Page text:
733 Analysis of Cumulus Cloud-Top Properties for 0-1 hour Convective Initiation Nowcasting using Himawari-8 Infrared and Visible Fields

Tuesday, 24 January 2017
4E (Washington State Convention Center )
Seongmin Kim, University of Alabama, Huntsville, AL; and J. R. Mecikalski and C. P. Jewett

Handout (1.1 MB)

The main focus of this study is the current status of 0-1 hour convective initiation (CI) nowcasting, and how infrared and visible reflectance data from the newly launched Himawari-8 and forthcoming GOES-R satellites could be used in this nowcasting algorithm. Because the channels on the Advanced Himawari Imager (AHI) are nearly identical to those on the GOES-R Advanced Baseline Imager (ABI), use of Himawari-8 represents a risk-reduction focused project with respect to GOES-R. Since the advent of CI nowcasting algorithm (GOES-R CI; Mecikalski and Bedka 2006; Mecikalski et al. 2015), there have been a number of studies done toward improving CI detection through using Meteosat Second Generation (Mecikalski et al. 2010a, b) and involving the integration of NOAA Rapid Refresh (RAP) model fields into the algorithm (Mecikalski et al. 2015). Prior to the launching of GOES-R, this study seeks to understand how the improved spatial, spectral, and temporal resolutions of Himawari-8 could provide insights in CI nowcasting. The universal definition of CI is the radar reflectivity of ≥ 35-dBZ at -10ºC altitude.

There are many advantages Himawari-8 (and hence GOES-R) will offer in CI nowcasting. The improved spatial resolution (0.5 km and 2 km for visible and infrared channels, respectively) provides an opportunity to detect developing cumulus clouds in greater detail. Having extra spectral channels (specifically, 1.6, 2.3, 6.2, 6.9, 7.3, 8.5, and 10.4 µm) will help gain better understanding of cloud-top properties within growing cumulus clouds. While the temporal resolution does not seem to make much difference – 15 min for GOES and MSG vs. 10 min for Himawari-8, it provides critical background information on the future use of CI algorithm in GOES-R, especially in cases where cloud development in advance of CI is rapid. As noted, given the similarities between Himawari-8 and GOES-R, this study will provide solid information for CI detection within the GOES-R era.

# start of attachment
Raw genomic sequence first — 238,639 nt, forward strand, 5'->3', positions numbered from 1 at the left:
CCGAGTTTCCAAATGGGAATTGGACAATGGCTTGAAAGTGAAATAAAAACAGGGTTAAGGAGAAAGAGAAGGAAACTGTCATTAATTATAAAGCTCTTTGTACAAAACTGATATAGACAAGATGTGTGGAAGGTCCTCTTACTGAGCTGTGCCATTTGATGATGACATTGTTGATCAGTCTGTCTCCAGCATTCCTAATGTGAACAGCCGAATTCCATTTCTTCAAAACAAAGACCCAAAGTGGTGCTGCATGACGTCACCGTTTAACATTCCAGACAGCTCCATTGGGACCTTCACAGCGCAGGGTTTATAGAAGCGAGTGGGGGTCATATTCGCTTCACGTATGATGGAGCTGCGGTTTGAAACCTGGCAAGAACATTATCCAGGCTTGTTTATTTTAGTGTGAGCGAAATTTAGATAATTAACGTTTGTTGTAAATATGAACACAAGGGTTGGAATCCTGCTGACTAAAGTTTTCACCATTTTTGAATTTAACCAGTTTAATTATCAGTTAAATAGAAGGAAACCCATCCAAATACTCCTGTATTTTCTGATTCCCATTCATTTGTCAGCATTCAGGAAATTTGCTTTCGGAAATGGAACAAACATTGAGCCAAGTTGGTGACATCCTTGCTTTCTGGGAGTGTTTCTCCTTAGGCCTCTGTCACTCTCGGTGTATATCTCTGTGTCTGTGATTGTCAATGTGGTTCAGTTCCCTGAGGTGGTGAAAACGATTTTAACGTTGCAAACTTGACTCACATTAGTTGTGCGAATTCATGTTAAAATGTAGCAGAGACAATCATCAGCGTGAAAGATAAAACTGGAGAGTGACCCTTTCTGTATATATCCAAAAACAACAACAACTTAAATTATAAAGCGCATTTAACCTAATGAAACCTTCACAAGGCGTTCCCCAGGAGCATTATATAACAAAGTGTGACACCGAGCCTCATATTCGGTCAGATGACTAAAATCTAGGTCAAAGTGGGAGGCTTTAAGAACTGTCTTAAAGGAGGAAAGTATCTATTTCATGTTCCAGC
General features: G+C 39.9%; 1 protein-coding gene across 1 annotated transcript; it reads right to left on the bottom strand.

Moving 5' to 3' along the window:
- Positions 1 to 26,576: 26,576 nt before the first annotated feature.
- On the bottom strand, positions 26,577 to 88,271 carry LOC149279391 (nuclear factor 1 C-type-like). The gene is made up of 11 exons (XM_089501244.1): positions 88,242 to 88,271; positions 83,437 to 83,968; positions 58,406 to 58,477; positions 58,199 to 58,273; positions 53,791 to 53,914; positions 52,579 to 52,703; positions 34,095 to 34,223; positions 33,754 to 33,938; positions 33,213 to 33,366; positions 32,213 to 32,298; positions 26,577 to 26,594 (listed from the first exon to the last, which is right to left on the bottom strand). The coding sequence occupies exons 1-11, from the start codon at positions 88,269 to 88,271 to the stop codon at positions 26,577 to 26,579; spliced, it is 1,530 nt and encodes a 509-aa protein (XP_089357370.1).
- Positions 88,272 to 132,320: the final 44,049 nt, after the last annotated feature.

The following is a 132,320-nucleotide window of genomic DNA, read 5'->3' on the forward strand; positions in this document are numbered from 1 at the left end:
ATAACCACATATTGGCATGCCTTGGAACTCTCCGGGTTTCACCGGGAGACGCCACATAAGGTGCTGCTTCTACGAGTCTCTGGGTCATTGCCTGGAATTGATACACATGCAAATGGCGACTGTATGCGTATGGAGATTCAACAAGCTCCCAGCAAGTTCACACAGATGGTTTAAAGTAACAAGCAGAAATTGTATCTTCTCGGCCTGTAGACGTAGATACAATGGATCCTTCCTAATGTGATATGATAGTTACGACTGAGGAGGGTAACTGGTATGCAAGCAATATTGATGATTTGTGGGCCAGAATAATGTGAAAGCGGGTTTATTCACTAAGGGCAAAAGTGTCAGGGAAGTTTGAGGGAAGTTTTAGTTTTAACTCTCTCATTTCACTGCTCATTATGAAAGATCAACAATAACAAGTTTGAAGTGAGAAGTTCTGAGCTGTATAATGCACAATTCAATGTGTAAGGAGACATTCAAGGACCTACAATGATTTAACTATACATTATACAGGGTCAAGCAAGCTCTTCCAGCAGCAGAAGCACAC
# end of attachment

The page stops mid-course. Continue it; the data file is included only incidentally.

The areas of interest in this study are within the Himawari-8 coverage: Guam and Japan. Initially, 154 potential satellite-based CI “interest fields” (139 infrared and 15 visible reflectance) are developed, with correlation and principal component analysis then used to distinguish the most unique and relevant “CI fields” when using Himawari-8 data for CI nowcasting. Similar to Mecikalski et al. (2010a, b), three processes during CI are examined: cloud depth and its changes, updraft strength, and cloud-top glaciation. The addition of 2.3 µm channel in Himawari-8 also enables us to evaluate the cloud particle size distribution and its influence in CI nowcasting; the potential application of this process will be discussed in this study. Other aspects of this study include:

1)      The utility of improved spatial resolution of Himawari-8 compared to the current GOES series (2 km vs. 4-8 km)

2)      The role of added channels – e.g., 2.3, 6.2, 6.9, 7.3, 8.5, and 10.4 µm – in CI nowcasting

3)      Comparison of cloud-top properties in tropical (Guam) and mid-latitude (Japan) regions

Thanks to the NOAA Satellite and Information Service (NESDIS) and Japan Meteorological Agency (JMA), we are able to examine the results from this study in the aforementioned regions for improvement in current GOES-R CI algorithm. The importance of this study in future GOES-R applications will also be discussed.

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